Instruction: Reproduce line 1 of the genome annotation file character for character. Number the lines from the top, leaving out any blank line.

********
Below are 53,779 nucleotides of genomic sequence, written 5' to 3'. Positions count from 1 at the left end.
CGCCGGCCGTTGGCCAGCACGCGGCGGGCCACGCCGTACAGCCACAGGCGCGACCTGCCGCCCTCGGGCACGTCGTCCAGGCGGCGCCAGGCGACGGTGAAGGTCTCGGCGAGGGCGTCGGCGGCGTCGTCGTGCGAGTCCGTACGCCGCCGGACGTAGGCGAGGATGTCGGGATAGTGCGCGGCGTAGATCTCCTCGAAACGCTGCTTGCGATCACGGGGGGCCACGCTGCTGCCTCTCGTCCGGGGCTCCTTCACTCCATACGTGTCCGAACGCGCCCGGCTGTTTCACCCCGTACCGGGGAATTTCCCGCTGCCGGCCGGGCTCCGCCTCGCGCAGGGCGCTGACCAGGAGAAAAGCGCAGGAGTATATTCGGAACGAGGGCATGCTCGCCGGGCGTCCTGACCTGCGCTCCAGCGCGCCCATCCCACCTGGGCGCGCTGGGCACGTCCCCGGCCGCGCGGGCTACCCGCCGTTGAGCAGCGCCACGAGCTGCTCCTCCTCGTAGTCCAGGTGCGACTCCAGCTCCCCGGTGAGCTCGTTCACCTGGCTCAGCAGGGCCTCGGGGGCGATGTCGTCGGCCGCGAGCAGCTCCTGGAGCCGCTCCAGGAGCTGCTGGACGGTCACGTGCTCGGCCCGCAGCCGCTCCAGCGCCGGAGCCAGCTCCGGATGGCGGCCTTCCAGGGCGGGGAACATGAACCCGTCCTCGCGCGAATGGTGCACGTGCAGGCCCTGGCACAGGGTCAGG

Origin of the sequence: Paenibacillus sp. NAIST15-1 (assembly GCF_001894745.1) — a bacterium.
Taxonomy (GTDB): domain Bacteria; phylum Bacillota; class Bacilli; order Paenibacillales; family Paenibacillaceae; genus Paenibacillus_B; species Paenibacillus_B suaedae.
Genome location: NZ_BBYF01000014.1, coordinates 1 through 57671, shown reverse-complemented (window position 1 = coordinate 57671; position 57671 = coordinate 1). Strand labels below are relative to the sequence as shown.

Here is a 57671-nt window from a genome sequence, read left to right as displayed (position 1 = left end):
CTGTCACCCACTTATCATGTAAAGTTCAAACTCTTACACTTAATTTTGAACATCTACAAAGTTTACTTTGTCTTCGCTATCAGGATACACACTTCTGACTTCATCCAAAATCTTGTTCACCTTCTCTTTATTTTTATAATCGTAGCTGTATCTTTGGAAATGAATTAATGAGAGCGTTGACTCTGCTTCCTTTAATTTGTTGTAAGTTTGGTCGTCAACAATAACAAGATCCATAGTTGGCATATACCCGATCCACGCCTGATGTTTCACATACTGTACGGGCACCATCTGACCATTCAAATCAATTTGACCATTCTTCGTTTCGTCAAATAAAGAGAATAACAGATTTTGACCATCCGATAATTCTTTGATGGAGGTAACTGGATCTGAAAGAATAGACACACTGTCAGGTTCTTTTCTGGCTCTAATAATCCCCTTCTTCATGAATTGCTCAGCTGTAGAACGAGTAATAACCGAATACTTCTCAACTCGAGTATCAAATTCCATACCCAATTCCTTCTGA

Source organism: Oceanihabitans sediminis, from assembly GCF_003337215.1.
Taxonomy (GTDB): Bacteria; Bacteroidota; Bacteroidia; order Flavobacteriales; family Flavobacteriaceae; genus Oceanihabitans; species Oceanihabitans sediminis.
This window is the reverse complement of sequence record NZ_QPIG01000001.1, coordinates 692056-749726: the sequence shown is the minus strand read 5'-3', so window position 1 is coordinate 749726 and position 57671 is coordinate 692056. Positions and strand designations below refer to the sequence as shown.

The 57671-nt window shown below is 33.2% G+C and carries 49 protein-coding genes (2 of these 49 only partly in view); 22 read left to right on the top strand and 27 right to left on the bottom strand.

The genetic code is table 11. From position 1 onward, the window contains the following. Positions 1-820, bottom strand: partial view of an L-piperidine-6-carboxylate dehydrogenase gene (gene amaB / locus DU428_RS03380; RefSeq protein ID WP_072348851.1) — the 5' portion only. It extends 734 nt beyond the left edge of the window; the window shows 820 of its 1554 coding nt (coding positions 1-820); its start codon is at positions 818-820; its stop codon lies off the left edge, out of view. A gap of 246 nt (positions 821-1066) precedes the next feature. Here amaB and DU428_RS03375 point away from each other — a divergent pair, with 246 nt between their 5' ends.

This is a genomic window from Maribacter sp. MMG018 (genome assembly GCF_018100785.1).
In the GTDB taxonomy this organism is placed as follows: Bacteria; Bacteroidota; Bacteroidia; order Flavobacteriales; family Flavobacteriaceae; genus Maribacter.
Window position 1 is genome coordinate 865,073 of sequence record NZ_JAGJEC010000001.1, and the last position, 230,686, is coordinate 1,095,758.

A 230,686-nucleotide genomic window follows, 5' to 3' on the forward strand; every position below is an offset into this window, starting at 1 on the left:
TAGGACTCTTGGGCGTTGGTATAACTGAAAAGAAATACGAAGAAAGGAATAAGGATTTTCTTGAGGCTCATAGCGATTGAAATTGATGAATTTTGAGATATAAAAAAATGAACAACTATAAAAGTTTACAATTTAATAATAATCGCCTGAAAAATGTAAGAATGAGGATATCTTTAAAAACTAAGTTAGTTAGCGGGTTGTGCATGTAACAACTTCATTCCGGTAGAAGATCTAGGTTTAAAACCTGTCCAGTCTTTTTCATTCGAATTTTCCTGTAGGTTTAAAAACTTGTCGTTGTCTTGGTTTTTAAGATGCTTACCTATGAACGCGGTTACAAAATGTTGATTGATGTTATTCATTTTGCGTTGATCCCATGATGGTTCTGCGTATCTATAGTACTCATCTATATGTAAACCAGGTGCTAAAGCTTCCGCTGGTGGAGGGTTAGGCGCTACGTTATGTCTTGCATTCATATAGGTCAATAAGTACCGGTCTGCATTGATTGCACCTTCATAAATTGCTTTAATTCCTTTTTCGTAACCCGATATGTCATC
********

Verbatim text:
Below are 53,779 nucleotides of genomic sequence, written 5' to 3'. Positions count from 1 at the left end.